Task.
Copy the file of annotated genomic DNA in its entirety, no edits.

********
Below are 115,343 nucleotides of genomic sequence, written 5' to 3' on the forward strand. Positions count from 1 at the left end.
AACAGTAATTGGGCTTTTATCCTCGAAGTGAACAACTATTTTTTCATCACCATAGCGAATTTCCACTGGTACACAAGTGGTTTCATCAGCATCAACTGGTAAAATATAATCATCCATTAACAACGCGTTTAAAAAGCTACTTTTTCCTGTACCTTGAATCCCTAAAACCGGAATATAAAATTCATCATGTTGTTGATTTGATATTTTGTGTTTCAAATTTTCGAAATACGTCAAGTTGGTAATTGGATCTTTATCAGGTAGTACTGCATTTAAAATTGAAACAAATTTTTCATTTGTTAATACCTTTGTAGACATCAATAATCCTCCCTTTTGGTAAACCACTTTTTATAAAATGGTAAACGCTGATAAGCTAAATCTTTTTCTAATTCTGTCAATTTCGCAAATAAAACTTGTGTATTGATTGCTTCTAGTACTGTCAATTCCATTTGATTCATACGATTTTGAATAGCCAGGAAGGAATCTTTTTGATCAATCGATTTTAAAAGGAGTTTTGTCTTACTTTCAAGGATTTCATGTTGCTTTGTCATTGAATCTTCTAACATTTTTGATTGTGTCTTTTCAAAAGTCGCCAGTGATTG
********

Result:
Below are 115,343 nucleotides of genomic sequence, written 5' to 3' on the forward strand. Positions count from 1 at the left end.
AACAGTAATTGGGCTTTTATCCTCGAAGTGAACAACTATTTTTTCATCACCATAGCGAATTTCCACTGGTACACAAGTGGTTTCATCAGCATCAACTGGTAAAATATAATCATCCATTAACAACGCGTTTAAAAAGCTACTTTTTCCTGTACCTTGAATCCCTAAAACCGGAATATAAAATTCATCATGTTGTTGATTTGATATTTTGTGTTTCAAATTTTCGAAATACGTCAAGTTGGTAATTGGATCTTTATCAGGTAGTACTGCATTTAAAATTGAAACAAATTTTTCATTTGTTAATACCTTTGTAGACATCAATAATCCTCCCTTTTGGTAAACCACTTTTTATAAAATGGTAAACGCTGATAAGCTAAATCTTTTTCTAATTCTGTCAATTTCGCAAATAAAACTTGTGTATTGATTGCTTCTAGTACTGTCAATTCCATTTGATTCATACGATTTTGAATAGCCAGGAAGGAATCTTTTTGATCAATCGATTTTAAAAGGAGTTTTGTCTTACTTTCAAGGATTTCATGTTGCTTTGTCATTGAATCTTCTAACATTTTTGATTGTGTCTTTTCAAAAGTCGCCAGTGATTG